Skip to Main Content
Book Chapter

Keynote Address

December 01, 2010


Physics-based forward numerical models have a wide variety of applications in areas such as geomorphology, stratigraphy, and geologic modeling. In this paper, the ExxonMobil process-based forward numerical models for simulating shallow and deep water depositional systems are introduced. Based on the physics of fluid flow and sediment transport, these models are capable of modeling many important natural geomorphic processes, such as channel initiation, lobe deposition, knick-point migration, channel avulsion, and formation of sedimentary waves, levees, and channel mouth bars.

A computer model was used to simulate East Breaks basin 4, which is the terminal basin of four interconnected intra-slope basins situated in the north-western Gulf of Mexico. An interpreted surface from a high-resolution 3D seismic survey was depth converted and used as the initial basal surface for simulations. The inlet location for turbidity flow also was interpreted from the seismic and provided to the computer model. A trial and error approach was used to determine the discharge of the flow as well as the volumetric concentration and the size distribution of particles in the flow. Simulation results were then converted to synthetic seismic and compared with actual seismic from the basin. The comparisons showed that the simulated sediment body geometries and stacking patterns closely resembled those observed in the seismic data.

Simulation results show that many of the complexities observed in such systems originate from the complex interactions between the evolving topography and the flow. The evolution of these systems often follows similar and predictable pathways. A common evolution pathway consists of following steps:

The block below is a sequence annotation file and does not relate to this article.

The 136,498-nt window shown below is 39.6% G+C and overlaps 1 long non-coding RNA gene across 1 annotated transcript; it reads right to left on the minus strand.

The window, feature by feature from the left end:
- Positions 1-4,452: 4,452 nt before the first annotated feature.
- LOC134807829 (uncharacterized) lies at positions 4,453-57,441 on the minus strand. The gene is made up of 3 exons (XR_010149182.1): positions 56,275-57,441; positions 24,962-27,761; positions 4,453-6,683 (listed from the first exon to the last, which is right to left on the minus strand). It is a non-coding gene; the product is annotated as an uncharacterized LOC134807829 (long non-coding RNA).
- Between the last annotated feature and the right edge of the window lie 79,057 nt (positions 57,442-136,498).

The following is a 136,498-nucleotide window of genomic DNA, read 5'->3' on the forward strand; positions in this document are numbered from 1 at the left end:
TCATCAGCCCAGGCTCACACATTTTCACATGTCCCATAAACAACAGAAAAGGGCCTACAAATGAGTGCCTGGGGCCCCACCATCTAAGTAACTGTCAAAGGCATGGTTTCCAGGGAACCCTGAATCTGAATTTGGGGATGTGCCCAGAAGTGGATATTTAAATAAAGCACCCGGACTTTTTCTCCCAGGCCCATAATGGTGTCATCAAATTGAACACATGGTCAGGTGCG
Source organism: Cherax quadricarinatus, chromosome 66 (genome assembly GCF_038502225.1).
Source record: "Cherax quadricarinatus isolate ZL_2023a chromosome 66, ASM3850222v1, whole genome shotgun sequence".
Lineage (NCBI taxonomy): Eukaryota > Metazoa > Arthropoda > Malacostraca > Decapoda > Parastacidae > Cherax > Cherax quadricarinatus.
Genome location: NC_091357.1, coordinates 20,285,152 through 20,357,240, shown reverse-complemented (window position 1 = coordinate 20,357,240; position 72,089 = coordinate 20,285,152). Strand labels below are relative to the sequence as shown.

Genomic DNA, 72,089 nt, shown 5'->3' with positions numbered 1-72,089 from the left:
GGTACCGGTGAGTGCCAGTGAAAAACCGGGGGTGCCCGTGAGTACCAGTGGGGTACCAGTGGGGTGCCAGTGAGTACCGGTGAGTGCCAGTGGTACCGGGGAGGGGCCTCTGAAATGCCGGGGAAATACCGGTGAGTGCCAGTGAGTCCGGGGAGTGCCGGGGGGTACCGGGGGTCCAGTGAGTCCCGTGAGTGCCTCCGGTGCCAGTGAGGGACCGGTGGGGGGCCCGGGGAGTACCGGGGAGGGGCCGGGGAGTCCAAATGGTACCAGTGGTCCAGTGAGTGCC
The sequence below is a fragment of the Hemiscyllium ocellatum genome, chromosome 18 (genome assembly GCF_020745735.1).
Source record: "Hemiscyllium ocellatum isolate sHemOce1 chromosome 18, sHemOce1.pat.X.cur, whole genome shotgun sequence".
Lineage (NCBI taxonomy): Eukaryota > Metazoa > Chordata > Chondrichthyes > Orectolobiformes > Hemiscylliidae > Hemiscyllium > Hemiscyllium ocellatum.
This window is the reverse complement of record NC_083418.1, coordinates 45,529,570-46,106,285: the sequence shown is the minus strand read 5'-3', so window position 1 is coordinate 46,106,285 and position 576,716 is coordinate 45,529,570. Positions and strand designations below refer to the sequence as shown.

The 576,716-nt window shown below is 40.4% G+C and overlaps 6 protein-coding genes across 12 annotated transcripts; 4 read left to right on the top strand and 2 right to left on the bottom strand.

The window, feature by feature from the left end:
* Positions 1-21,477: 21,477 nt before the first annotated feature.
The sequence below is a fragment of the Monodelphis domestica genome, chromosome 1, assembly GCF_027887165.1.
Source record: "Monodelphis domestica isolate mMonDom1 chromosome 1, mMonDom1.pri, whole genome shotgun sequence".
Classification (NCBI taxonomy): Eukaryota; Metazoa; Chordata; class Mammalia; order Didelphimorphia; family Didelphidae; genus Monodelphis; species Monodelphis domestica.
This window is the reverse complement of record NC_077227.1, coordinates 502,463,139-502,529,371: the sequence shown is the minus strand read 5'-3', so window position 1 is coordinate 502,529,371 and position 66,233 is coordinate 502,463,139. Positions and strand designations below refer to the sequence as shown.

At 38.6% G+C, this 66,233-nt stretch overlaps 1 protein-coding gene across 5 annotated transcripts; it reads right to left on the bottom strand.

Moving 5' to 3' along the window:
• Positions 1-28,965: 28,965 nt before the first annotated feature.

1. Flow expansion at the channel mouth;

  2. Scouring in front of the channel mouth;

  3. Development of channel mouth bars;

  4. Local ponding of the flow by the channel mouth bar;

  5. Accelerated growth of levees and the formation of knick-points; and

  6. Subsequent avulsion and the extension of the channel.

This pathway appears to be scale invariant which could suggest a predictable distribution of sedimentary bodies in deltas and submarine fans.

The study has demonstrated that the forward numerical model is a powerful new geologic modeling tool. Prerequisites for effective modeling include: (1) accurate restoration of basin paleotopography; (2) realistic flow characteristics, including flow discharge and sediment concentration; or (3) estimates of sediment size distribution in the flow. These data are not obtained routinely from subsurface studies, and may not be obtained directly from subsurface data. However, they may be derived through integrated analysis of seismic volumes and well data. Including such analysis in the seismic interpretation and reservoir-characterization workflow is essential for the development and application of forward numerical models as next generation earth models.

You do not currently have access to this article.
Don't already have an account? Register

Figures & Tables



Seismic Imaging of Depositional and Geomorphic Systems

Lesli J. Wood
Lesli J. Wood
Houston, Texas
Search for other works by this author on:
Toni T. Simo
Toni T. Simo
Houston, Texas
Search for other works by this author on:
Norman C. Rosen
Norman C. Rosen
Houston, Texas
Search for other works by this author on:
SEPM Society for Sedimentary Geology
ISBN electronic:
Publication date:
December 01, 2010




A comprehensive resource of eBooks for researchers in the Earth Sciences

This Feature Is Available To Subscribers Only

Sign In or Create an Account

This PDF is available to Subscribers Only

View Article Abstract & Purchase Options

For full access to this pdf, sign in to an existing account, or purchase an annual subscription.

Subscribe Now